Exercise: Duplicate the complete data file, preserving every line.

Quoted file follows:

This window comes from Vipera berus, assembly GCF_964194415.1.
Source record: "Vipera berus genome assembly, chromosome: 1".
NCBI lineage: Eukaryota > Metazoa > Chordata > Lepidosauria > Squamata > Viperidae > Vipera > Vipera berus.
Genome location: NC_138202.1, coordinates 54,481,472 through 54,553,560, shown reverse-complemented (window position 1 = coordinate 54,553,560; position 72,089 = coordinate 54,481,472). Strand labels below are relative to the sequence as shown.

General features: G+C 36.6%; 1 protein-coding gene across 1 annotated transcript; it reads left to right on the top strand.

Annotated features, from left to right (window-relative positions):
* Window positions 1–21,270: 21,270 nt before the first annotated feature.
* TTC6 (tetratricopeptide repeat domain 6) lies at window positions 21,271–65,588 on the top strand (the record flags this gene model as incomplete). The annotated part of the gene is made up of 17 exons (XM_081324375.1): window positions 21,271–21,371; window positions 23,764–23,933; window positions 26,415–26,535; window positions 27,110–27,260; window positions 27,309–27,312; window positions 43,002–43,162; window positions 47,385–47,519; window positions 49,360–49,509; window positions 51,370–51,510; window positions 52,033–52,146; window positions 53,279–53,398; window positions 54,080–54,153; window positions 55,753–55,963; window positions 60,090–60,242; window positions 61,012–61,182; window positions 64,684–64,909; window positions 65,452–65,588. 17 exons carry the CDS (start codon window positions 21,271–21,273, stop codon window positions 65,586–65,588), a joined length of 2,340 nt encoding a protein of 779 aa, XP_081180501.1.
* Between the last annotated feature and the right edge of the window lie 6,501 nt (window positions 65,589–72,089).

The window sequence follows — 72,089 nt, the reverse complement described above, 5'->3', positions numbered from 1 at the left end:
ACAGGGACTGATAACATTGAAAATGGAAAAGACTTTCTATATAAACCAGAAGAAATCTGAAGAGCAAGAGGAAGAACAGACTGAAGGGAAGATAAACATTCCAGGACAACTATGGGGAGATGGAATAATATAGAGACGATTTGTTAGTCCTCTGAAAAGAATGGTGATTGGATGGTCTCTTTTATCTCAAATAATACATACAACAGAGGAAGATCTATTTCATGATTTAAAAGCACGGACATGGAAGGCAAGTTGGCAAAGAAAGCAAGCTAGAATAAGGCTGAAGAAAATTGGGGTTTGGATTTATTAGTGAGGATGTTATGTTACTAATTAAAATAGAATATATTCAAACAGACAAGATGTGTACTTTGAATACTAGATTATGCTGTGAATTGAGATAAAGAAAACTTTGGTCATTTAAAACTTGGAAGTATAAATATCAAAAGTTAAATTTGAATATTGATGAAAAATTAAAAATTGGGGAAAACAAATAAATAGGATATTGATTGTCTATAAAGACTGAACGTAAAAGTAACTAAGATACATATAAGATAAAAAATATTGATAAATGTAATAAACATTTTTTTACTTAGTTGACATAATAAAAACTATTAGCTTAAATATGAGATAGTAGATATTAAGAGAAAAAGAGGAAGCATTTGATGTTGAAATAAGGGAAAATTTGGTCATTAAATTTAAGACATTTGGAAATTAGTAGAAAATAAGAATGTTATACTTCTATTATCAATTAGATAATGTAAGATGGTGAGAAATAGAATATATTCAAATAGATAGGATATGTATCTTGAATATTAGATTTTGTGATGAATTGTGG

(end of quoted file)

This window comes from Vipera berus, assembly GCF_964194415.1.
Source record: "Vipera berus genome assembly, chromosome: 1".
NCBI lineage: Eukaryota > Metazoa > Chordata > Lepidosauria > Squamata > Viperidae > Vipera > Vipera berus.
Genome location: NC_138202.1, coordinates 54,481,472 through 54,553,560, shown reverse-complemented (window position 1 = coordinate 54,553,560; position 72,089 = coordinate 54,481,472). Strand labels below are relative to the sequence as shown.

General features: G+C 36.6%; 1 protein-coding gene across 1 annotated transcript; it reads left to right on the top strand.

Annotated features, from left to right (window-relative positions):
* Window positions 1–21,270: 21,270 nt before the first annotated feature.
* TTC6 (tetratricopeptide repeat domain 6) lies at window positions 21,271–65,588 on the top strand (the record flags this gene model as incomplete). The annotated part of the gene is made up of 17 exons (XM_081324375.1): window positions 21,271–21,371; window positions 23,764–23,933; window positions 26,415–26,535; window positions 27,110–27,260; window positions 27,309–27,312; window positions 43,002–43,162; window positions 47,385–47,519; window positions 49,360–49,509; window positions 51,370–51,510; window positions 52,033–52,146; window positions 53,279–53,398; window positions 54,080–54,153; window positions 55,753–55,963; window positions 60,090–60,242; window positions 61,012–61,182; window positions 64,684–64,909; window positions 65,452–65,588. 17 exons carry the CDS (start codon window positions 21,271–21,273, stop codon window positions 65,586–65,588), a joined length of 2,340 nt encoding a protein of 779 aa, XP_081180501.1.
* Between the last annotated feature and the right edge of the window lie 6,501 nt (window positions 65,589–72,089).

The window sequence follows — 72,089 nt, the reverse complement described above, 5'->3', positions numbered from 1 at the left end:
ACAGGGACTGATAACATTGAAAATGGAAAAGACTTTCTATATAAACCAGAAGAAATCTGAAGAGCAAGAGGAAGAACAGACTGAAGGGAAGATAAACATTCCAGGACAACTATGGGGAGATGGAATAATATAGAGACGATTTGTTAGTCCTCTGAAAAGAATGGTGATTGGATGGTCTCTTTTATCTCAAATAATACATACAACAGAGGAAGATCTATTTCATGATTTAAAAGCACGGACATGGAAGGCAAGTTGGCAAAGAAAGCAAGCTAGAATAAGGCTGAAGAAAATTGGGGTTTGGATTTATTAGTGAGGATGTTATGTTACTAATTAAAATAGAATATATTCAAACAGACAAGATGTGTACTTTGAATACTAGATTATGCTGTGAATTGAGATAAAGAAAACTTTGGTCATTTAAAACTTGGAAGTATAAATATCAAAAGTTAAATTTGAATATTGATGAAAAATTAAAAATTGGGGAAAACAAATAAATAGGATATTGATTGTCTATAAAGACTGAACGTAAAAGTAACTAAGATACATATAAGATAAAAAATATTGATAAATGTAATAAACATTTTTTTACTTAGTTGACATAATAAAAACTATTAGCTTAAATATGAGATAGTAGATATTAAGAGAAAAAGAGGAAGCATTTGATGTTGAAATAAGGGAAAATTTGGTCATTAAATTTAAGACATTTGGAAATTAGTAGAAAATAAGAATGTTATACTTCTATTATCAATTAGATAATGTAAGATGGTGAGAAATAGAATATATTCAAATAGATAGGATATGTATCTTGAATATTAGATTTTGTGATGAATTGTGG